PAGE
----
Marc Maron: More Later full movie review - "The only thing that keeps society together is pants, and shame."
Maron has it down by now. What makes his comedy awesome is the fact that it looks like nothing is planned.
Of course a part of you watching it knows that it's a taped comedy special so that by this point as he has all the cameras around him he's set to go (and Goldthwait directing so it's professional and knowing of how Maron will go into one beat into another and how to cut to him motioning forward just a little).
But he has a stream of consciousness approach - Richard Lewis is a giant influence as he's said on his podcast - where he'll dip into other topics when he's supposedly about to start talking about the main subject, and often the diversions are just as funny if not funnier than the main subject at hand (i.e. his Captain Billy story with a digression about cereal and the "psychopaths" who ate Captain Crunch).
It's a great set, though it's not perfect. There's a whole wrap-around part of the title, where he has a meta run-through for the special as a "blogger" character writing about the moments where Marc feels that he might be screwing up (i.e. just as he's about to talk about religion, one of the better set pieces on the show, his blogger character goes into a digression about how the audience won't be prepared for it or think it's too heavy or other, "More later," as he continues to wait to see what's next to blog). It reaches a point where it hits a high mark, where the running gag is funniest, but he keeps going with it and it's the law of diminishing returns. It's not by too much but enough to think 'enough already.'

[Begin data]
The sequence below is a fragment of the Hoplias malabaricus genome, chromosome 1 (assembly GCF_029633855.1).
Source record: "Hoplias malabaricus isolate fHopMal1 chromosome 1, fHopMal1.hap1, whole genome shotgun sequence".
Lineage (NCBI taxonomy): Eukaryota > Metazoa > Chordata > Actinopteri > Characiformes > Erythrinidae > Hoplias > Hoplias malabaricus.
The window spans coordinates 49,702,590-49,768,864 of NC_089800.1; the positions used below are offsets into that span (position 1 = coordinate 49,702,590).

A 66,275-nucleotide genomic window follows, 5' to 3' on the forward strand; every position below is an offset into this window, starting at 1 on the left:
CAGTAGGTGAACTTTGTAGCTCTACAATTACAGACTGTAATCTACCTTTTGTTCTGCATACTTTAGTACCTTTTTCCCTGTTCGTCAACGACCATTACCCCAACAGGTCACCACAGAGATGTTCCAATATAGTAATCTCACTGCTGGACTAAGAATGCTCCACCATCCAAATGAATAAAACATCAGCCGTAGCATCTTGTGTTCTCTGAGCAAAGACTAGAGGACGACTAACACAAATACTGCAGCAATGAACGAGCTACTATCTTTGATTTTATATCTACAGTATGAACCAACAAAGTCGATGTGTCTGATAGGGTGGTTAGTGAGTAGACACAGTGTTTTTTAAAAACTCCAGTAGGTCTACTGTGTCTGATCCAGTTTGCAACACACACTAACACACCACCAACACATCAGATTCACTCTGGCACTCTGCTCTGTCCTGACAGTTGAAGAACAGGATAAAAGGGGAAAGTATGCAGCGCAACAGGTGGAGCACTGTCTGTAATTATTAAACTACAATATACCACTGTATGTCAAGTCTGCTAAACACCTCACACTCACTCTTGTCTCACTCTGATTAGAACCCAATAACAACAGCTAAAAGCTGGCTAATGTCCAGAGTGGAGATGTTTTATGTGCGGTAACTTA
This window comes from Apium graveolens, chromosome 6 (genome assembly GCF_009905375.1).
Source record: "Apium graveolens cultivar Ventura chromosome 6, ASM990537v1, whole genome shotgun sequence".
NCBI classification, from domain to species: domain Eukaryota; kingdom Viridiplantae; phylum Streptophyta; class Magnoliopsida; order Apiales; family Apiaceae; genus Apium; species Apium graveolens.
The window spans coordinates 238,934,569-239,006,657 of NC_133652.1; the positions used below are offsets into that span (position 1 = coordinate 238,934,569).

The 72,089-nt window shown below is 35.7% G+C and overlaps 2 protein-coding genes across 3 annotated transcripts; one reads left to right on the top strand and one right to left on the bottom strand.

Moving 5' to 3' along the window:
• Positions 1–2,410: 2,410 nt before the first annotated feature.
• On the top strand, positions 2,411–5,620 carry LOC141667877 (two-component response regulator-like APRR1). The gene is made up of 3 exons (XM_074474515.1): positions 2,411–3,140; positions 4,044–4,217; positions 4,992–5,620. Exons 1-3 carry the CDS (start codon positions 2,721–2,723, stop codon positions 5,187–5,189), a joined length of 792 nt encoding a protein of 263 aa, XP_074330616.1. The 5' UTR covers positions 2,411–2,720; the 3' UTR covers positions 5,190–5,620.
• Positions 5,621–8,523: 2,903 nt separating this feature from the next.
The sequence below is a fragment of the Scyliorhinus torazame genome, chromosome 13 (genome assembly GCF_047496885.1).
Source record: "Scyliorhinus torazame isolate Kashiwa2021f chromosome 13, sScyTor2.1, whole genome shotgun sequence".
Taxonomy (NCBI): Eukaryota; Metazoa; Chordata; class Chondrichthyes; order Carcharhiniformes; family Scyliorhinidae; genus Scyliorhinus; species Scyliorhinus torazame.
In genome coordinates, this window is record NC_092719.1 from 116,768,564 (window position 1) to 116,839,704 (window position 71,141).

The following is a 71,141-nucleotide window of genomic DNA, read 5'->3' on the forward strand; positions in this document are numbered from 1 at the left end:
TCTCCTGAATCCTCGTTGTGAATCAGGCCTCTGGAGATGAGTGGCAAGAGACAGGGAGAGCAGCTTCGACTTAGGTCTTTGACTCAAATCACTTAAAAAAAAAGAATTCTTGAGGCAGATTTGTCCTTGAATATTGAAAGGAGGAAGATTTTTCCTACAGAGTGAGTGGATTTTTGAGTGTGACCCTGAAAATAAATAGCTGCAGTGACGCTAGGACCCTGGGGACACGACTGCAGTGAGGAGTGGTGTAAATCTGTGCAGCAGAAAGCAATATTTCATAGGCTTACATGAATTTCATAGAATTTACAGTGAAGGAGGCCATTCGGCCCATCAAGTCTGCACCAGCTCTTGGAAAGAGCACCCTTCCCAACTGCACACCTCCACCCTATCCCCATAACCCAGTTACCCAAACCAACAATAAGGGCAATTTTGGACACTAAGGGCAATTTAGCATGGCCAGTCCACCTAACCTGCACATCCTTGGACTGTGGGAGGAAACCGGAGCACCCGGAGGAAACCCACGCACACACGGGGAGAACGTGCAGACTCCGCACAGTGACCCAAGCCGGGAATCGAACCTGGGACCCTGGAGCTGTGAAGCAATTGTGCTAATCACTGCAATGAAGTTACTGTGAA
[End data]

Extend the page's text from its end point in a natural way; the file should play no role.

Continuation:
If you've seen Thinky Pain, which is on Netflix (this is on Hulu, previously an Epix event only), you'll know what to expect: he's a comic who talks about himself but also stretches it out so that we can relate and understand things going on in his life. Topics range from cats to anger issues to what Jesus went through ("I'm getting killed cause of a s***ty crowd? I can relate to that, and then I'm resurrected on stage here" something to that effect), and relationships. He's the sort of comic who, sitting 85% of the time on his stool (he only gets up when he has to, and being tightly wound is part of who he is), will talk about how he gets talked to by a miserable married guy - the kind that made him realize not having a "normal" married life with kids isn't so bad - and how "you're the only guy I can talk to about this, thanks for being a friend" turns into when the guy gets home "Yeah, Marc's such a sad guy all by himself" - and you know exactly what he's talking about.
In short, it's personal, it's fiery, and if you like his style you'll like him. It's therapy as brilliant stand-up, for the most part. 8.5/10